LETTER TO THE EDITOR: Successful athletics program will boost fundraising and enrollment



Central Michigan University's recent budget surprise shocked our university. Deficits are not fun and CMU’s leadership needs to be held accountable. Our community should not let this crisis pass without learning how to get better from it so that we inoculate our university from these situations in the future.

It is only natural for the academic community to zero in on areas to cut that pose no immediate threat to the faculty. Professor David Jesuit underscores the rampant escalations in Athletics spending at CMU in his opinion piece published by Central Michigan Life on April 26. These increases might actually be less than at typical Division I schools. They reflect conditions at the top of the NCAA hierarchy- the Power 5 conferences all became “owners” of their own highly profitable TV networks over the past decade. Big Ten schools will each received about $40M this year from the BTN. These are monies we do not see at CMU, yet we compete on a similar level.

Athletics play an extremely important role in our college communities. As a university’s “front porch” its commitment to academic integrity and its focus on the primacy of the university’s academic experience are communicated through its athletes. Diversity, leadership development, branding, spirit, pride, loyalty, memories, recruitment and alumni engagement are some of the virtues of an athletics program. These forces also drive successful fundraising and enrollment. I urge our faculty to appreciate that if athletics fail to exist there is soon a need for less faculty. Thus, it seems that the academic community, the students and the alumni all have a stake in the success of our athletics programs.

Our focus needs to be on growing CMU's revenue. Mediocrity needs to be rooted out. The CMU I am committed to does not merely “hold ground.” It has a vision. A sense of purpose. It is a vibrant and dynamic place pursuing excellence in each of its endeavors. It is a place of growth, both in the development of its students and faculty and in the number of lives it reaches.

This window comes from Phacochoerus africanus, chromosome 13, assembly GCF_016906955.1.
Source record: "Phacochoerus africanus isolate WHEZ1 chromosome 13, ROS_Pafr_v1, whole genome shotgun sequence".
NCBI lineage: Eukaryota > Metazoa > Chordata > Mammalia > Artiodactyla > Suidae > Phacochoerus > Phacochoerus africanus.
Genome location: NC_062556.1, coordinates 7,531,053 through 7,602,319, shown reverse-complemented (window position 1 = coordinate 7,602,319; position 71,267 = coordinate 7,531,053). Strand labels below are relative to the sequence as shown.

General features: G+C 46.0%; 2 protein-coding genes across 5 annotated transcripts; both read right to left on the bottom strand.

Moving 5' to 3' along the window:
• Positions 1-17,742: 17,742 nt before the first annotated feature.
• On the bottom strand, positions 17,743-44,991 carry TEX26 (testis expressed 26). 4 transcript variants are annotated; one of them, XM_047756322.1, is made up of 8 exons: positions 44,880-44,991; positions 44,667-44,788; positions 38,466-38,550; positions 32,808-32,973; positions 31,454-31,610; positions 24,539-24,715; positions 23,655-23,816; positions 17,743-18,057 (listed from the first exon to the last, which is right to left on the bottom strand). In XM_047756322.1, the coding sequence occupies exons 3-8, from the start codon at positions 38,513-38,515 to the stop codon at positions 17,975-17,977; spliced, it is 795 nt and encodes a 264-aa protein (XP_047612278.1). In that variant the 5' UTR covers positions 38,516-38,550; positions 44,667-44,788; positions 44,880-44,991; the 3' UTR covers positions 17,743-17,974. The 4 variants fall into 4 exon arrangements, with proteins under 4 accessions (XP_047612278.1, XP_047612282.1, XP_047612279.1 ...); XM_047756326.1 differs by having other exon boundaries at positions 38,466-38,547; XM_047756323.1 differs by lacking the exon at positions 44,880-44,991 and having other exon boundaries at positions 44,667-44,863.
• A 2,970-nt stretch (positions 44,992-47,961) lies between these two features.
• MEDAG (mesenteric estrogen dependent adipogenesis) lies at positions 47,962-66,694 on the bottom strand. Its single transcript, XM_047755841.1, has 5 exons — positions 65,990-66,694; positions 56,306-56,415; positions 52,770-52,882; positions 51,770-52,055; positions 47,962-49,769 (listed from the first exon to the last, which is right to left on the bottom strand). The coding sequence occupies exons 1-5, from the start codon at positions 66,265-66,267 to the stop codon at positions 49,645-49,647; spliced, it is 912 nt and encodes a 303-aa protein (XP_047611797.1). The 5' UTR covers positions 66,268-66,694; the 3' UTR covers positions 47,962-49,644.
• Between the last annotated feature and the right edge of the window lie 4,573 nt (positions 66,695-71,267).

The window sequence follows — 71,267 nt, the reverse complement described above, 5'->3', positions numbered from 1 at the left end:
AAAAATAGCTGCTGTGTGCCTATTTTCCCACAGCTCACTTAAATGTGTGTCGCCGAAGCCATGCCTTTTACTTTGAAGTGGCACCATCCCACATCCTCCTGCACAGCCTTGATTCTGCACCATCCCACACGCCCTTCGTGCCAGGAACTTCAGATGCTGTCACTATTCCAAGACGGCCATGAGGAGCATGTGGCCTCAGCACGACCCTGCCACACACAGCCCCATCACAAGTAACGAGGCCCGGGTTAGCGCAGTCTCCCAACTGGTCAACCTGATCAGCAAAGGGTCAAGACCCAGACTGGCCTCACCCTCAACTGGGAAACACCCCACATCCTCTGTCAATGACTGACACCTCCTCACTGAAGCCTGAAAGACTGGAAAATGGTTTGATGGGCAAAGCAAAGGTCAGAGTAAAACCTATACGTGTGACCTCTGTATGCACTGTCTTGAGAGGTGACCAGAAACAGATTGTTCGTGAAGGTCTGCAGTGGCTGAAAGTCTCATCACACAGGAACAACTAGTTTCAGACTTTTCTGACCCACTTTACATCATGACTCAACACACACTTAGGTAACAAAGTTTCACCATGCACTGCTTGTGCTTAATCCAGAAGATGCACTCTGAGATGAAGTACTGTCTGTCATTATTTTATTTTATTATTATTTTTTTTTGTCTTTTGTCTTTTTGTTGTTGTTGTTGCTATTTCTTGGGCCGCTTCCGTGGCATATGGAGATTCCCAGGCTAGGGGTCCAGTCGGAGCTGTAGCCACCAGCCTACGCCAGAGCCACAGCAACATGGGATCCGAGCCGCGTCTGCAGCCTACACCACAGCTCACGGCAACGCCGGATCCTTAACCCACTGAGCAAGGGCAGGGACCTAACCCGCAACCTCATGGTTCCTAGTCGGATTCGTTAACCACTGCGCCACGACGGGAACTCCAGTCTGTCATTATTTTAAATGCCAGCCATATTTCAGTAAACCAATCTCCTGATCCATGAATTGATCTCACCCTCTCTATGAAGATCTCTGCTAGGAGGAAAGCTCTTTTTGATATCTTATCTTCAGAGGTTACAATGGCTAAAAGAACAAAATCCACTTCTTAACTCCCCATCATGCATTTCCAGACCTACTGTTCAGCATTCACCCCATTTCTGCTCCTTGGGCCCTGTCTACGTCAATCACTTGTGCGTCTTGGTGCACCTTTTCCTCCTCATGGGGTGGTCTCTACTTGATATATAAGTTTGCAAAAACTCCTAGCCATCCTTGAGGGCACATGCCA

CMU needs to be dynamic at raising the necessary capital to thrive. It needs to embrace new ideas to address past weaknesses like Advancement. Our approach under President George Ross has been defensive and combative when new fundraising energies and ideas have surfaced. He had failed us until this week when he hired our new Athletic Director, Mike Alford, a proven fundraising talent.

A recent quote by Sheryl Sandberg, former Facebook CEO, illustrates the attitude we are missing: “The people who have taught me the most in my career are the ones who pointed out what I didn’t see.” A healthy “paranoia” best describes the attitude we need. Our weakness at fundraising has left us vulnerable. It prevents us from being strategic. We need resources to pursue excellence in all that we do. Prosperity is a conscious choice. Vice President of Advancement Bob Martin can help change this.

Imagine the advantage CMU would enjoy recruiting students, faculty and others if it had had the foresight to articulate and execute a vision creating an urgency around financial strength and independence when other schools are struggling? We have had a blind spot and lag our peer MAC schools by more than a decade.

Let’s get busy and fix it.

Todd Anson, 1977 alumnus


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